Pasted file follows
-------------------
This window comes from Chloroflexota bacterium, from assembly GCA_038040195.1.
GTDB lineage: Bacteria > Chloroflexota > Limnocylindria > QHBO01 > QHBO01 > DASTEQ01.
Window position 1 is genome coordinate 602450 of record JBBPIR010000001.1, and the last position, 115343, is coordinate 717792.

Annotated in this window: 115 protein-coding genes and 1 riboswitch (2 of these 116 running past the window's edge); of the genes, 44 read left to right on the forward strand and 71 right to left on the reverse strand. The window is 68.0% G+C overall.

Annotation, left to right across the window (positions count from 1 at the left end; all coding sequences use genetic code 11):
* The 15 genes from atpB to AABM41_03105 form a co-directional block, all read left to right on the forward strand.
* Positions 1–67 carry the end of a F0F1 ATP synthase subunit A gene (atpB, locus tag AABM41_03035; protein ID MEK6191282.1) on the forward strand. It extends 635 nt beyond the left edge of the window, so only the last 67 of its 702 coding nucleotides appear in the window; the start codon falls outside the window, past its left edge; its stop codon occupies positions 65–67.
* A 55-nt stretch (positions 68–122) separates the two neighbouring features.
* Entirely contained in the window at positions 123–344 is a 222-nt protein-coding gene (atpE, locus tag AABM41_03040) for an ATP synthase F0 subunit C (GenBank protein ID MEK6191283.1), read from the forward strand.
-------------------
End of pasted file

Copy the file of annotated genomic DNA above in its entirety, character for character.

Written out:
This window comes from Chloroflexota bacterium, from assembly GCA_038040195.1.
GTDB lineage: Bacteria > Chloroflexota > Limnocylindria > QHBO01 > QHBO01 > DASTEQ01.
Window position 1 is genome coordinate 602450 of record JBBPIR010000001.1, and the last position, 115343, is coordinate 717792.

Annotated in this window: 115 protein-coding genes and 1 riboswitch (2 of these 116 running past the window's edge); of the genes, 44 read left to right on the forward strand and 71 right to left on the reverse strand. The window is 68.0% G+C overall.

Annotation, left to right across the window (positions count from 1 at the left end; all coding sequences use genetic code 11):
* The 15 genes from atpB to AABM41_03105 form a co-directional block, all read left to right on the forward strand.
* Positions 1–67 carry the end of a F0F1 ATP synthase subunit A gene (atpB, locus tag AABM41_03035; protein ID MEK6191282.1) on the forward strand. It extends 635 nt beyond the left edge of the window, so only the last 67 of its 702 coding nucleotides appear in the window; the start codon falls outside the window, past its left edge; its stop codon occupies positions 65–67.
* A 55-nt stretch (positions 68–122) separates the two neighbouring features.
* Entirely contained in the window at positions 123–344 is a 222-nt protein-coding gene (atpE, locus tag AABM41_03040) for an ATP synthase F0 subunit C (GenBank protein ID MEK6191283.1), read from the forward strand.